Social Housing in the Middle East

Social Housing in the Middle East

Architecture, Urban Development, and Transnational Modernity
Edited by Mohammad Gharipour and Kivanc Kilinc
Distribution: Global
Publication date: 03/01/2019
Format: Paperback 79 b&w illus.
ISBN: 978-0-253-03985-9
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As oil-rich countries in the Middle East are increasingly associated with soaring skyscrapers and modern architecture, attention is being diverted away from the pervasive struggles of social housing in those same urban settings. Social Housing in the Middle East traces the history of social housing—both gleaming postmodern projects and bare-bones urban housing structures—in an effort to provide a wider understanding of marginalized spaces and their impact on identities, communities, and class. While architects may have envisioned utopian or futuristic experiments, these buildings were often constructed with the knowledge and skill sets of local workers, and the housing was in turn adapted to suit the modern needs of residents. This tension between local needs and national aspirations are linked to issues of global importance, including security, migration, and refugee resettlement. The essays collected here consider how culture, faith, and politics influenced the solutions offered by social housing; they provide an insightful look at how social housing has evolved since the 19th century and how it will need to adapt to suit the 21st.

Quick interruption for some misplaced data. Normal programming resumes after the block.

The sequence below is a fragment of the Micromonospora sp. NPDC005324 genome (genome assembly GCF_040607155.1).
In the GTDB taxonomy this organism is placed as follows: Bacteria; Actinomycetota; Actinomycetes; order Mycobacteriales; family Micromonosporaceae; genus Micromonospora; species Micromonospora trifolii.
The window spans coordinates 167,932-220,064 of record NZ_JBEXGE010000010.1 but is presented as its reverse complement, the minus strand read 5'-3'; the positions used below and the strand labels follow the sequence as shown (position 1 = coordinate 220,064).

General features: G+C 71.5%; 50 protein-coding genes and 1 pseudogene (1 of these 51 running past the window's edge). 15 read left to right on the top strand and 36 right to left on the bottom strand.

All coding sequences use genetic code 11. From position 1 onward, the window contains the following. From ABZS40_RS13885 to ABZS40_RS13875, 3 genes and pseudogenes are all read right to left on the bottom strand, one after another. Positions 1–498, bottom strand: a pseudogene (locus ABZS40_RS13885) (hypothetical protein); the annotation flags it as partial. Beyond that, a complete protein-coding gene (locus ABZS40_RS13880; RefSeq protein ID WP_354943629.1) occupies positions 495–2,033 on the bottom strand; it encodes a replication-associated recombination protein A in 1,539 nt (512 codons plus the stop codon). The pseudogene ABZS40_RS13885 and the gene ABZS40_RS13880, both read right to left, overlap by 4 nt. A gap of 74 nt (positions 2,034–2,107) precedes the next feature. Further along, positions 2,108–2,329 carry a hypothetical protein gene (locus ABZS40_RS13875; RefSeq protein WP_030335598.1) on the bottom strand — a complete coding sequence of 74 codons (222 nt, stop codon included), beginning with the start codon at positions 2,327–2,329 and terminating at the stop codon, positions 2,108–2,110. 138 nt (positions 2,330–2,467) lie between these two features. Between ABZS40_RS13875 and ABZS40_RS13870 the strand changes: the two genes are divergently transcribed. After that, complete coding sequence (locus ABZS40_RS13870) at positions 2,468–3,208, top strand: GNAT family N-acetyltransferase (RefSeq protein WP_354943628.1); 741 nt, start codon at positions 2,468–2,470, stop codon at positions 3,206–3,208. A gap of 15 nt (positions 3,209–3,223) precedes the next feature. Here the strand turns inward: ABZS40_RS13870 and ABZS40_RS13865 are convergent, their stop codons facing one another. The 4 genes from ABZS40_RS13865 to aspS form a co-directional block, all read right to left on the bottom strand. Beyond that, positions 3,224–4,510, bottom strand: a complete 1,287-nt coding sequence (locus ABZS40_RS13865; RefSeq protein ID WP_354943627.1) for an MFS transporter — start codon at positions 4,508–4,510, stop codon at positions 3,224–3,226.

Author Bio

Mohammad Gharipour is Professor at the School of Architecture and Planning at Morgan State University. He is author of Persian Gardens and Pavilions, Contemporary Urban Landscapes of the Middle East, and Synagogues in the Islamic World.

Kıvanç Kılınç is Assistant Professor of Architecture at Yaşar University in Turkey.


"Covering Turkey, Egypt, Kuwait, Tunisia, Jordan, Iran and Israel, [this book is] a worthy overview of an oft-overlooked typology in the region."


"Social housing is an architectural effort to engage social issues, and that places this well-edited, clearly organized, tightly written book firmly on essential reading lists for architectural and social historians, planners, and policy makers."


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Table of Contents

1. Marginalized Histories of Global Modernity: Social Housing in the Middle East / Kıvanç Kılınç, Mohammad Gharipour

Part I: Settings of Social Housing: Politics, Agency, and Social Reform

2. Legitimizing the Jordanian State through Social Housing / Eliana Abu-Hamdi

3. Workers' and Popular Housing in Mid-Twentieth-Century Egypt / Mohamed Elshahed

4. Neoliberal Islamism and the Cultural Politics of Housing in Turkey / Bülent Batuman

Part II: Histories of Social Housing: Identity, Nation, and Beyond

5. Constructing Dignity: Primitivist Discourses and the Spatial Economies of Development in Postcolonial Tunisia / Nancy Demerdash

6. Nation-Building in Israel: Negotiations over Housing as Grounds for the State-Citizen Contract, 1948–1953 / Yael Allweil

7. Social Housing in Colonial Cyprus: Contestations on Urbanity and Domesticity / Michalis Sioulas and Panayiota Pyla

8. Constructed Marginality: Women, Public Housing, and National Identity in Kuwait / Mae Al-Ansari

Part III: Design and Construction: Transnational Systems and Localized Practices

9. Rabbis, Architects, and the Design of Ultra-Orthodox City-Settlements / Noam Shoked

10. Notions of Class and Culture in Housing Projects in Tehran, 1945–1960 / Jaleh Jalili and Farshid Emami

11. Discrepant Spatial Practices: Contemporary Social Housing Projects in İzmir / Gülsüm Baydar, Kıvanç Kılınç, and Ahenk Yılmaz